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Integrated evaluation of marine food products: nutritional value, safety and consumer perception

Dutch title: Geïntegreerde evaluatie van mariene voedinsmiddelen: voedingswaarde, veiligheid en consumptieperceptie
Parent project: Research action SPSD-II: Second scientific support plan for a sustainable development policy, more
Reference no: CP/56
Period: December 2003 till December 2005
Status: Completed

Thesaurus terms: Consumers; Evaluation; Food; Nutrition; Safety
 Institutes | Publication 

Institutes (6)  Top | Publication 
  • Universiteit Gent; Faculteit Bio-ingenieurswetenschappen; Vakgroep Levensmiddelentechnologie, Voedselveiligheid en Gezondheid; Laboratory for Food chemistry and human nutrition, more, partner
  • Universiteit Gent; Faculteit Bio-ingenieurswetenschappen; Vakgroep landbouweconomie; Onderzoeksgroep Agro-voedingsmarketing en Consumentengedrag, more, partner
  • Onderzoeksdomein Visserij, more
  • Universiteit Gent; Faculteit Geneeskunde en Gezondheidswetenschappen; Vakgroep Farmacologie; Heymans Instituut, more, co-ordinator
  • Universiteit Gent; Faculteit Geneeskunde en Gezondheidswetenschappen; Vakgroep Maatschappelijke Gezondheidskunde; Onderzoeksgroep Nutrition and Food Safety, more, partner
  • Belgian Science Policy (BELSPO), more, sponsor

Over the past decades, nutritional epidemiological research has identified a number of food groups, that are recommended on the basis of their potential preventive effect on chronic degenerative diseases. One of the food groups with a high ranking in this context is seafood. The terms seafood, marine foods or fish, used in this report, describe collectively fish and
other aquatic animals such as crustaceans and molluscs. Seafood represents a unique dietary source of long chain omega-3 poly-unsaturated fatty acids (LC n-3 PUFA). Moreover, seafood products also contain a number of other valuable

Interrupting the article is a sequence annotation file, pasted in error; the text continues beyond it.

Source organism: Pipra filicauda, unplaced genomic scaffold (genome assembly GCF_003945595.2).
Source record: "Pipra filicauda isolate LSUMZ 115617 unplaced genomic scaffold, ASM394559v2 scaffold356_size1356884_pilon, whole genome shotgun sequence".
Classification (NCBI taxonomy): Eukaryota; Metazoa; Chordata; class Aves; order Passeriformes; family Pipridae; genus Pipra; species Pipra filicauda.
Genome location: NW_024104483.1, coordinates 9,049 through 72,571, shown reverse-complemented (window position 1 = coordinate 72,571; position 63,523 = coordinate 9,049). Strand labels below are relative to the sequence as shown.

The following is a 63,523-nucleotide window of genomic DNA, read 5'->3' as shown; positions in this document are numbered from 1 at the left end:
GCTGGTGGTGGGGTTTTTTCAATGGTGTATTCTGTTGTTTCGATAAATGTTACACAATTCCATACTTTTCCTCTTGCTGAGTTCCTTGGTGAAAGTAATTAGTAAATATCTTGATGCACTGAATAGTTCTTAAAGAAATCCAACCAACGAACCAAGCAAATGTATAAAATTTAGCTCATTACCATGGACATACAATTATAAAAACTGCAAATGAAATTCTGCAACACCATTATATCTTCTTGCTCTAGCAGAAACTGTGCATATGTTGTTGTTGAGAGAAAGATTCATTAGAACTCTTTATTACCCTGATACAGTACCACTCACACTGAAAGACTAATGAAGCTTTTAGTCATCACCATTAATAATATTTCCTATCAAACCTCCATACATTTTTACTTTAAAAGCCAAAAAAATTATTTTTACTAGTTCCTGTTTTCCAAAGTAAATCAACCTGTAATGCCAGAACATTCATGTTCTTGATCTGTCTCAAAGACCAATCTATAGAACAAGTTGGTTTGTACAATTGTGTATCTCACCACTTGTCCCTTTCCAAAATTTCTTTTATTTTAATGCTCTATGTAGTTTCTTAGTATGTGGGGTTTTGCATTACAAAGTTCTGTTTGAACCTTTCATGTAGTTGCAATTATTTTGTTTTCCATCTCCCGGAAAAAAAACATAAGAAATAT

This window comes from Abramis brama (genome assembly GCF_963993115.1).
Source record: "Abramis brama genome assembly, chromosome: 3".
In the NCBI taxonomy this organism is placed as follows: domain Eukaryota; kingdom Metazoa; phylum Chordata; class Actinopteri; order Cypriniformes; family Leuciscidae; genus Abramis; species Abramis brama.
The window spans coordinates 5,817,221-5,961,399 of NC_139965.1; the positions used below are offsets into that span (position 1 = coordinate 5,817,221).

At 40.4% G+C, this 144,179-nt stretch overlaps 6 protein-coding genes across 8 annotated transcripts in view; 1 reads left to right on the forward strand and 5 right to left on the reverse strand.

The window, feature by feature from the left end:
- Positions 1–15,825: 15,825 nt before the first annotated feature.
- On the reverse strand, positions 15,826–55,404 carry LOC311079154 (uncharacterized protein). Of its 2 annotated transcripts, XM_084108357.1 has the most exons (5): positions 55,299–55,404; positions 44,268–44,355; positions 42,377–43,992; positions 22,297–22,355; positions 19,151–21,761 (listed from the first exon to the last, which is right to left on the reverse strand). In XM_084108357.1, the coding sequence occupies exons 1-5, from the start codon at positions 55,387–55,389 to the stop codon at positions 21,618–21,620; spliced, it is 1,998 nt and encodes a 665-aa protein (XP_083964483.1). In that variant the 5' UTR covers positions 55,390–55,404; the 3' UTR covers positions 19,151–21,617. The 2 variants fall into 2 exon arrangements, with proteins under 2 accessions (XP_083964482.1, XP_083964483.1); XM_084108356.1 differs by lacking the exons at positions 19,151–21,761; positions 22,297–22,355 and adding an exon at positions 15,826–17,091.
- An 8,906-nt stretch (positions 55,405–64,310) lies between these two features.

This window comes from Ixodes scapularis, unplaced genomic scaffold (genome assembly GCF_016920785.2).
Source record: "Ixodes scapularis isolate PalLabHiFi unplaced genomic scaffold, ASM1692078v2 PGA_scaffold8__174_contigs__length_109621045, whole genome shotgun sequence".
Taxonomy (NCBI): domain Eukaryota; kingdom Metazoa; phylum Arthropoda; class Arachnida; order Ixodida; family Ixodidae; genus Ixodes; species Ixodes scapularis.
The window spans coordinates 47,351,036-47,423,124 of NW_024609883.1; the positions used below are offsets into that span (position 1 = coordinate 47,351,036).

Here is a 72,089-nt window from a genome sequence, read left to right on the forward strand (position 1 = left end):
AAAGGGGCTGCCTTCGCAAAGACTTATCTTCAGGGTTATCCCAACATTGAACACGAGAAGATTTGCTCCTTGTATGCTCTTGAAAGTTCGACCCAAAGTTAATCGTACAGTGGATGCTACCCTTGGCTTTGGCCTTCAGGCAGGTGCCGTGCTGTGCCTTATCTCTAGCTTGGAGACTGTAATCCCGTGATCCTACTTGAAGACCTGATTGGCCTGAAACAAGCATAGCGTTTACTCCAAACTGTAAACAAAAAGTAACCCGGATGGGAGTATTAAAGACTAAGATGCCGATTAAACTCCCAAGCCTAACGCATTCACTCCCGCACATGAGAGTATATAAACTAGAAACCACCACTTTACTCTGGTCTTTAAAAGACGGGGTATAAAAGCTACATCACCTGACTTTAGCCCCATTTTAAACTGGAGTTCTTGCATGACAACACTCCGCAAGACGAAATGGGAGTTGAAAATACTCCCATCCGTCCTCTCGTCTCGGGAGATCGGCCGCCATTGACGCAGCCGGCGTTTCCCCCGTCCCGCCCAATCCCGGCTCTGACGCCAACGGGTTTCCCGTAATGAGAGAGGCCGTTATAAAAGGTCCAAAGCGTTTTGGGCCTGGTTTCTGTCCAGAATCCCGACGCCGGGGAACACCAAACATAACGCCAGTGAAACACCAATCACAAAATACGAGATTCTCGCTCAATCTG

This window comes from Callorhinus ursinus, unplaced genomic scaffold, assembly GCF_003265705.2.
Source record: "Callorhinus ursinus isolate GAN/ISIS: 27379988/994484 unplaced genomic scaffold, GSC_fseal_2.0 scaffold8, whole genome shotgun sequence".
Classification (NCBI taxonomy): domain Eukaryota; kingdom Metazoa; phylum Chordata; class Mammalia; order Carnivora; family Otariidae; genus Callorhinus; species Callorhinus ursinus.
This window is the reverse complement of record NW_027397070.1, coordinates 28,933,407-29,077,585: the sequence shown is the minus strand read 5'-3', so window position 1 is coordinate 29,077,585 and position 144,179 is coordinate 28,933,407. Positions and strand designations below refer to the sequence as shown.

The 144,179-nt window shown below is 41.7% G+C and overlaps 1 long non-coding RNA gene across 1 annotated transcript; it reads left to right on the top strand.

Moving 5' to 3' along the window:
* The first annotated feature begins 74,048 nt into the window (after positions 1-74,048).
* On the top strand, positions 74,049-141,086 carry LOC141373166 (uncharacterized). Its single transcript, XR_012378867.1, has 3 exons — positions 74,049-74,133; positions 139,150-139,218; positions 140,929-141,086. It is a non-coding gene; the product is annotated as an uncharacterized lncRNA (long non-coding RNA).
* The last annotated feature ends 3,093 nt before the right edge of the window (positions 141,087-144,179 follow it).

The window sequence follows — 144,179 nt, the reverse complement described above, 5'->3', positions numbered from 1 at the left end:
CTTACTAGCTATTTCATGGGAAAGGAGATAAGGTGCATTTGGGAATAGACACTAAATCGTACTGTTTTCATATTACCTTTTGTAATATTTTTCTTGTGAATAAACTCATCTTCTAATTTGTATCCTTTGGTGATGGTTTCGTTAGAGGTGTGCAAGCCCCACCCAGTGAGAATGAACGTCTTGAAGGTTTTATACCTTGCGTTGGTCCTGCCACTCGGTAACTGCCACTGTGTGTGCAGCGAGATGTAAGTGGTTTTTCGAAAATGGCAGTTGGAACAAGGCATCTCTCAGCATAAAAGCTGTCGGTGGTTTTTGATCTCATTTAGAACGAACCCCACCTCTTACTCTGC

nutrients (e.g. high quality amino acids and micronutrients like vitamin D, iron, iodine, selenium and zinc). On the basis of this, it is generally accepted today that seafood is an important element in a healthy and balanced omnivorous human diet. There is also considerable consensus that the intake of n-3 PUFA should be increased in the Western diet. The favourable health perception of marine foods is however troubled by less favourable information regarding the potential adverse health impact of chemical contamination of marine foods. Persistent organochlorine compounds, e.g. PCBs, dioxin-like substances,
organochlorine pesticides (DDT/DDE) and heavy metals, e.g. mercury and lead, accumulate in the marine food chain.
This overall dichotomous picture of marine foods and their health effects forms the basis of a potential model of conflict between dietary recommendations, toxicological safety assurance and risk-benefit communication. Obviously, a substantial increase in seafood consumption in order to achieve the recommended daily intakes for LC n-3 PUFA would at the same time increase the total intake and internal dose of persistent organic chemicals and heavy metals. In an attempt to understand in more detail the significance of such a combined exposure taking into account the current state-of-the-art in both the nutritional and the toxicological dimension of the problem – a quantitative intake assessment of selected nutrients (two LC n-3 PUFA (EPA and DHA), vitamin D, and iodine) and contaminants ((methyl) mercury, PCBs, and dioxins) via seafood for the Belgian population is executed in this project. Another axe of the project investigated consumer perception of fish and fish related items as well as benefit-risk communication and sustainability issues.

Publication  Top | Institutes 
  • De Henauw, S.; Willems, J.; Sioen, I.; Van Camp, J.; Verbeke, W.; De Langhe, I.; Vanhonacker, F.; Cooreman, K.; Raemaekers, M.; Parmentier, K.; Vanrolleghem, P.A.; Verdonck, F.; Van Thuyne, N. (2006). Integrated evaluation of marine food items: nutritional value, safety and consumer perception: final report. Belgian Science Policy: Brussel. 103 + annexes pp., more

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